So, lately I have been lax in building anything in the workshop that was not part of improvements to my house. It has been months, but I hope to get back to furniture soon.
Over the past year I have redone my kitchen from a ’70s tragedy to a lighter, greener, retro-modern workspace. The change was significant enough that a writer friend pitched the story to HGTV. They liked it enough to send a stylist and photographer and the resultant story was published to HGTVRemodels.com. The piece, “A Kitchen Crafted for the Eco-Friendly”, features really great shots of my kitchen redo. Note: they stretched the main photo horizontally making me look a bit wider than normal. Not happy about it!
This project included plumbing, flooring, cabinetry, counter-tops, tile, electrical, and lots of painting. Some of it was a bit intimidating, but nothing was so daunting that it couldn’t be tackled if broken down into smaller pieces.
The anchors were a granite composite sink I found marked down at a box store and a very green counter-top material made of plastic and recycled paper that the manufacturer compared to Bakelight. It is a cool product that can be cut and milled very similar to wood. I found it handles much like hard maple.
Other hooks that sold the story were probably the low budget, the do-it-myself angle, and the before pictures I had taken during the process. The stylist did a great job of giving me better kitchen equipment than I actually have. I am proud that she liked my cafe table and chairs and left them in the shoot. The photographer made everything look great and my friend the writer caught the essence of what I was trying to do. A great experience!
I love this video piece on a couple guys who take discarded or salvaged wood and turn them into one-of-a-kind bikes. Sometimes the wood comes from urban arborists who have to trim trees around power lines and other times it comes from discarded lumber. Whatever the source the finished pieces are beautiful, fully functional, and will turn heads on the road.
Sorry, but they make you watch an ad before the video starts.
One of the coolest Idea Houses I worked on is now toast. Lightning started a massive fire that burnt the River Dunes, NC home to the ground earlier this month. It is a such a waste of a gorgeous home.
Saddest thing to me is that the 4′ x 7′ red oak dining table that was custom built from old barn timbers was presumably also destroyed by the fire. It was a beautiful piece—pardon my prejudice—that I really enjoyed building. You can see more pictures of the table here and there is a shot of it in the news video above.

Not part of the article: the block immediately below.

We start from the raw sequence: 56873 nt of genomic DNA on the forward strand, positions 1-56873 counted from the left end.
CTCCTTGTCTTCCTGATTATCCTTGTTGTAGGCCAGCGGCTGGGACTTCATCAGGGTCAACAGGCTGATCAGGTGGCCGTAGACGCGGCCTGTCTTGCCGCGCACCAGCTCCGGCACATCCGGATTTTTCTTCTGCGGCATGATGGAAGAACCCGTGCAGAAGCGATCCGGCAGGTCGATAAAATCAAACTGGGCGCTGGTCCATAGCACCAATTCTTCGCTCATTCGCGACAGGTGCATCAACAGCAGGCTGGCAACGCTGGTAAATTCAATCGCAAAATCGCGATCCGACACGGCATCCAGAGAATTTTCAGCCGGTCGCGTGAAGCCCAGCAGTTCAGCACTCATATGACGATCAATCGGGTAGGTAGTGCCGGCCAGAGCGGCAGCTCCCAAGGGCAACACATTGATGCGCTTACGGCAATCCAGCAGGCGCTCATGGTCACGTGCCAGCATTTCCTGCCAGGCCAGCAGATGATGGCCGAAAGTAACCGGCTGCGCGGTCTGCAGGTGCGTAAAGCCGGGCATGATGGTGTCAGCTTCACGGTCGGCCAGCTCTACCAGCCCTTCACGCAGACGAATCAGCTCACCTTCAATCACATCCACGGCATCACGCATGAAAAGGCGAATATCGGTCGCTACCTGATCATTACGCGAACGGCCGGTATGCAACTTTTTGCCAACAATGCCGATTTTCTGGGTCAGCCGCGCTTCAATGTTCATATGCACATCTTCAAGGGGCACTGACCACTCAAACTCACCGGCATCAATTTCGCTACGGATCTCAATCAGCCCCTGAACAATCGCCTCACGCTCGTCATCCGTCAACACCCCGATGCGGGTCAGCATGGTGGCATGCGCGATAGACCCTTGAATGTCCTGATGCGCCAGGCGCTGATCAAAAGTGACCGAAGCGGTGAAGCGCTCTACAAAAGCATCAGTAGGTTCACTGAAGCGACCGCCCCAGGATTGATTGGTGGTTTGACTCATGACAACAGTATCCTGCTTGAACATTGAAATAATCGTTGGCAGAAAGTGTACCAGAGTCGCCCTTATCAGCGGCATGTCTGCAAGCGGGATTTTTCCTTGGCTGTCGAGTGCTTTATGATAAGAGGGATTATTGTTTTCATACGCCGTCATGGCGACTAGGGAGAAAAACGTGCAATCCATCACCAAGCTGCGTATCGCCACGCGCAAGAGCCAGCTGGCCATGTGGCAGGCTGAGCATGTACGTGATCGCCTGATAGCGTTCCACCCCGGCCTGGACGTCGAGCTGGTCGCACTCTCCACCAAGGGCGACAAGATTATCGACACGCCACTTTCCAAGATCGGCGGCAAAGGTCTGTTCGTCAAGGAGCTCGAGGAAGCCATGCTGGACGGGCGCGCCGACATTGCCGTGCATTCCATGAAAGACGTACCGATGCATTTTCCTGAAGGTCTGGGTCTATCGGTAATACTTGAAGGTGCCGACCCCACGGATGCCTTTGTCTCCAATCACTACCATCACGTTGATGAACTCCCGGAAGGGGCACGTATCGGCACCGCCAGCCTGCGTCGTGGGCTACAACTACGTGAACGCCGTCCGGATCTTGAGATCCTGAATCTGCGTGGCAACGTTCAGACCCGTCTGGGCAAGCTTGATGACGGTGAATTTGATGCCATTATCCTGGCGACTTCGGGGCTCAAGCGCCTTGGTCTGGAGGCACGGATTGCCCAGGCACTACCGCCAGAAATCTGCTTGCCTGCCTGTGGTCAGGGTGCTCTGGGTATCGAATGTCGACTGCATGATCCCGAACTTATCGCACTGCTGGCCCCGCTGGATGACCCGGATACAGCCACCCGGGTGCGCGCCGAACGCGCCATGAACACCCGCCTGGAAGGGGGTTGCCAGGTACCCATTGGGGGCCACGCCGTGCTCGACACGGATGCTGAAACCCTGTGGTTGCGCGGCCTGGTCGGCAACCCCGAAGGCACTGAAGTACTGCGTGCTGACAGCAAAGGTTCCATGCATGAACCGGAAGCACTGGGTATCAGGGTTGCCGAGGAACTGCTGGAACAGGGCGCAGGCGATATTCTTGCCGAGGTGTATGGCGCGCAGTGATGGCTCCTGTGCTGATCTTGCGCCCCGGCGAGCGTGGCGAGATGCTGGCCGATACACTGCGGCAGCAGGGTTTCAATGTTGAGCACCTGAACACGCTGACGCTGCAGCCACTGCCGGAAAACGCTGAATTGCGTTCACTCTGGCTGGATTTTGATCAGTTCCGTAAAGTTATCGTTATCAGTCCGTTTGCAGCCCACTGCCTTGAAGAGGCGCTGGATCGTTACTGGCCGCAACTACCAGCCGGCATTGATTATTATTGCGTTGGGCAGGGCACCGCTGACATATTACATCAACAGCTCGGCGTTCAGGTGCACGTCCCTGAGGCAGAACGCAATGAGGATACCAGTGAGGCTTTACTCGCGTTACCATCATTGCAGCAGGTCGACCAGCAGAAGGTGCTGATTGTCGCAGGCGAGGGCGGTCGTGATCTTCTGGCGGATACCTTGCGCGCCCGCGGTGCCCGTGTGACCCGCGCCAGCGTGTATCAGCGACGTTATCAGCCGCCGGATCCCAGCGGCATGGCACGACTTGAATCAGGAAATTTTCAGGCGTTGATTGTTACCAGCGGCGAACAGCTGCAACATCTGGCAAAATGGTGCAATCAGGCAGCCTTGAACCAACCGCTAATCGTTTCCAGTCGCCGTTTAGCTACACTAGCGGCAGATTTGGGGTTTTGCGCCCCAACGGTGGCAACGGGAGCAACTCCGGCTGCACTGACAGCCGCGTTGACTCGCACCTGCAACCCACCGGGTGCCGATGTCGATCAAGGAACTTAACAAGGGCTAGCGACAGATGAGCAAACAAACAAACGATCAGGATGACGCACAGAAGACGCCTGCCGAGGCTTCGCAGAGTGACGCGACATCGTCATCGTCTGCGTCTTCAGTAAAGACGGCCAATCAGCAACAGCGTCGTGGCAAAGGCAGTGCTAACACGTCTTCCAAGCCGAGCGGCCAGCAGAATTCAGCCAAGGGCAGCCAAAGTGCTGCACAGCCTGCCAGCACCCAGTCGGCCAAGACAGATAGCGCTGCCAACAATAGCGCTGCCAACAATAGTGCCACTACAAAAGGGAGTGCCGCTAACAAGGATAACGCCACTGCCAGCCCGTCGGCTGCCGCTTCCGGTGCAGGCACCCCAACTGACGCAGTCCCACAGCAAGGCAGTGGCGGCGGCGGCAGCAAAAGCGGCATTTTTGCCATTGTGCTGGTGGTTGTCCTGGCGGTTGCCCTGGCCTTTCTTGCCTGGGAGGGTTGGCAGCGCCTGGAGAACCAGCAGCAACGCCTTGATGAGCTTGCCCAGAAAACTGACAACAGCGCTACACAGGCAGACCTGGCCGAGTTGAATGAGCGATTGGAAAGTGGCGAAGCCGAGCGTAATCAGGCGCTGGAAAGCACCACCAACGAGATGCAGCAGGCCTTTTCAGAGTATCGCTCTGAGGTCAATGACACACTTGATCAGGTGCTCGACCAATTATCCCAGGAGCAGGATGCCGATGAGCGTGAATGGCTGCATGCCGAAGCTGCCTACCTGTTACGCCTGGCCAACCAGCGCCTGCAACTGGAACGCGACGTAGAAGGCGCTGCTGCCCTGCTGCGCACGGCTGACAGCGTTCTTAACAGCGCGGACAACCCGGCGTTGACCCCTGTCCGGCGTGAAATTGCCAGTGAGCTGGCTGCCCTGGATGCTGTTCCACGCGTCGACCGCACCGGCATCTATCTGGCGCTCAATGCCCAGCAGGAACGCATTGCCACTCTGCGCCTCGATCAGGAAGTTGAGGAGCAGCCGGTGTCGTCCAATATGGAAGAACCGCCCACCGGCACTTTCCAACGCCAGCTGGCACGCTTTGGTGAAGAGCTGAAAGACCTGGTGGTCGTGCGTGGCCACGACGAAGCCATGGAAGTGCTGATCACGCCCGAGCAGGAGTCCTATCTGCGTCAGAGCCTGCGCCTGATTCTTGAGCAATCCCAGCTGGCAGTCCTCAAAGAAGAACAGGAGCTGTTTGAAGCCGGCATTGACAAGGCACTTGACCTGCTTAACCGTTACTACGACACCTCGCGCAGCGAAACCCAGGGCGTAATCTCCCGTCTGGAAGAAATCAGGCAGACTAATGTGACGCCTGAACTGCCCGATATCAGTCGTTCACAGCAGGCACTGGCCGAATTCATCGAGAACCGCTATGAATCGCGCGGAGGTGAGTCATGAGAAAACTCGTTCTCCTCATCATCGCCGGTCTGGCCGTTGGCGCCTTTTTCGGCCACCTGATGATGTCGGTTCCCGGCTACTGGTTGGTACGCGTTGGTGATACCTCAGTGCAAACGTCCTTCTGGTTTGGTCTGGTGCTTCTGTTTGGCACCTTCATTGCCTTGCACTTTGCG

Finished the built-in shelves a while ago but forgot to post a pic and details since last post on the process. [The trouble with digital media storage is that it is easy to forget what pictures you have on the card.]
I framed the exterior of the shelves with stained ¼” x 2″ poplar lumber purchased at Lowes. The stain was the same red hickory used on the mirror frame followed by sealing with satin polyurethane. Cutting the angles was a bit difficult but the obscurities of my college trig class finally came in handy.
The back-splash is an easy to use product from Improvements (#337192, $27)—aluminum metal wall tiles. They are advertised as “will not crack, chip, or stain” and easy to install. The later—I can confirm—installation was so simple!
Each box of tiles contains 48 4 x 4 tiles and double adhesive foam for affixing the tiles. The tiles come in almond, aluminum, black, white, chrome or copper and in triangle shaped to spice up your design.
This is not a terribly rustic way to go into the woods, but it is very cool. A craftsman in Roanoke, VA, came up with this gorgeous teardrop pull-behind camper that is nostalgic and luxurious at the same time.
Take one look at this baby and you’ll see that this camper’s daddy was a furniture maker and designer. The form is the same as the classics of the 40′s but the exterior is mahogany and ash, giving a “woodie” persona. The interior appointments maintain the family character and make camping anything but roughin’ it. The base cost of one of these babies? Just $16,500.
Here you will find: the musings of a woodworker and crafts-person, projects, plans, and products relative to rustic and salvage woodworking and crafts. (I do commission based projects too. Contact me to discuss.)